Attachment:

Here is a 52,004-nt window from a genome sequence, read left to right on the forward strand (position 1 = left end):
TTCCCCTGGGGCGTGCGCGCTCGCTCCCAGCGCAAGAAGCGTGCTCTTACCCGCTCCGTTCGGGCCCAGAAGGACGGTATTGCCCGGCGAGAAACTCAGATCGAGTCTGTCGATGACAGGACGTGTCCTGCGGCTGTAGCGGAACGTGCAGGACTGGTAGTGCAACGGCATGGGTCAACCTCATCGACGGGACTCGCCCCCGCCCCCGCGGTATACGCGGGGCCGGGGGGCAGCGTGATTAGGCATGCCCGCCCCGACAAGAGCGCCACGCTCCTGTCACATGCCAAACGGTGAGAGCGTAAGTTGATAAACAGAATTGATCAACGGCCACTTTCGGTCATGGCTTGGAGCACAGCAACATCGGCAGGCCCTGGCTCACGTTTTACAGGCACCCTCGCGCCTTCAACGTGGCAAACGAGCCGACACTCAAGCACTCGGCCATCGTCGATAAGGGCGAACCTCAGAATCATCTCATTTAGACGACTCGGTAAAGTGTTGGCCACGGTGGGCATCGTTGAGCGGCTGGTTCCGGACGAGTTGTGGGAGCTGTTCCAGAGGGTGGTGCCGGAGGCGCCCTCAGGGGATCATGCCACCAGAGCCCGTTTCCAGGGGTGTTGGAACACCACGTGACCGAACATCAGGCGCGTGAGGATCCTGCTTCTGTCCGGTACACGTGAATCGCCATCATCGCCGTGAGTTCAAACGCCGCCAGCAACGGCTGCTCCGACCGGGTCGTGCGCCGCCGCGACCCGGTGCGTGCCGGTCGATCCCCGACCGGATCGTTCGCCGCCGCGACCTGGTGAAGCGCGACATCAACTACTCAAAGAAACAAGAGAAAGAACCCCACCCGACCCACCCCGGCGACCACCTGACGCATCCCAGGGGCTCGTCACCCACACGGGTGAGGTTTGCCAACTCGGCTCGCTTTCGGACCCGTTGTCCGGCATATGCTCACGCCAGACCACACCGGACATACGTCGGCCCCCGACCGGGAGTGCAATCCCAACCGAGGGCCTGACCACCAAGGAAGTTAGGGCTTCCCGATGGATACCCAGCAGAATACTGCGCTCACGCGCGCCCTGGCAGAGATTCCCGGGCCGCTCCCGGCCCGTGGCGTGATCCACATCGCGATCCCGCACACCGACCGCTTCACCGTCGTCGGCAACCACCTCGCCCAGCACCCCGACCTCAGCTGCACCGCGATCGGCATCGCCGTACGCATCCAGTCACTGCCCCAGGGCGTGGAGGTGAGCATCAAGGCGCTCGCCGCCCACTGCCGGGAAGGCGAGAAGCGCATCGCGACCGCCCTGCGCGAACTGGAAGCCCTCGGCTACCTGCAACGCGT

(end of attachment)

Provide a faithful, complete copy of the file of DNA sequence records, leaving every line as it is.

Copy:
Here is a 52,004-nt window from a genome sequence, read left to right on the forward strand (position 1 = left end):
TTCCCCTGGGGCGTGCGCGCTCGCTCCCAGCGCAAGAAGCGTGCTCTTACCCGCTCCGTTCGGGCCCAGAAGGACGGTATTGCCCGGCGAGAAACTCAGATCGAGTCTGTCGATGACAGGACGTGTCCTGCGGCTGTAGCGGAACGTGCAGGACTGGTAGTGCAACGGCATGGGTCAACCTCATCGACGGGACTCGCCCCCGCCCCCGCGGTATACGCGGGGCCGGGGGGCAGCGTGATTAGGCATGCCCGCCCCGACAAGAGCGCCACGCTCCTGTCACATGCCAAACGGTGAGAGCGTAAGTTGATAAACAGAATTGATCAACGGCCACTTTCGGTCATGGCTTGGAGCACAGCAACATCGGCAGGCCCTGGCTCACGTTTTACAGGCACCCTCGCGCCTTCAACGTGGCAAACGAGCCGACACTCAAGCACTCGGCCATCGTCGATAAGGGCGAACCTCAGAATCATCTCATTTAGACGACTCGGTAAAGTGTTGGCCACGGTGGGCATCGTTGAGCGGCTGGTTCCGGACGAGTTGTGGGAGCTGTTCCAGAGGGTGGTGCCGGAGGCGCCCTCAGGGGATCATGCCACCAGAGCCCGTTTCCAGGGGTGTTGGAACACCACGTGACCGAACATCAGGCGCGTGAGGATCCTGCTTCTGTCCGGTACACGTGAATCGCCATCATCGCCGTGAGTTCAAACGCCGCCAGCAACGGCTGCTCCGACCGGGTCGTGCGCCGCCGCGACCCGGTGCGTGCCGGTCGATCCCCGACCGGATCGTTCGCCGCCGCGACCTGGTGAAGCGCGACATCAACTACTCAAAGAAACAAGAGAAAGAACCCCACCCGACCCACCCCGGCGACCACCTGACGCATCCCAGGGGCTCGTCACCCACACGGGTGAGGTTTGCCAACTCGGCTCGCTTTCGGACCCGTTGTCCGGCATATGCTCACGCCAGACCACACCGGACATACGTCGGCCCCCGACCGGGAGTGCAATCCCAACCGAGGGCCTGACCACCAAGGAAGTTAGGGCTTCCCGATGGATACCCAGCAGAATACTGCGCTCACGCGCGCCCTGGCAGAGATTCCCGGGCCGCTCCCGGCCCGTGGCGTGATCCACATCGCGATCCCGCACACCGACCGCTTCACCGTCGTCGGCAACCACCTCGCCCAGCACCCCGACCTCAGCTGCACCGCGATCGGCATCGCCGTACGCATCCAGTCACTGCCCCAGGGCGTGGAGGTGAGCATCAAGGCGCTCGCCGCCCACTGCCGGGAAGGCGAGAAGCGCATCGCGACCGCCCTGCGCGAACTGGAAGCCCTCGGCTACCTGCAACGCGT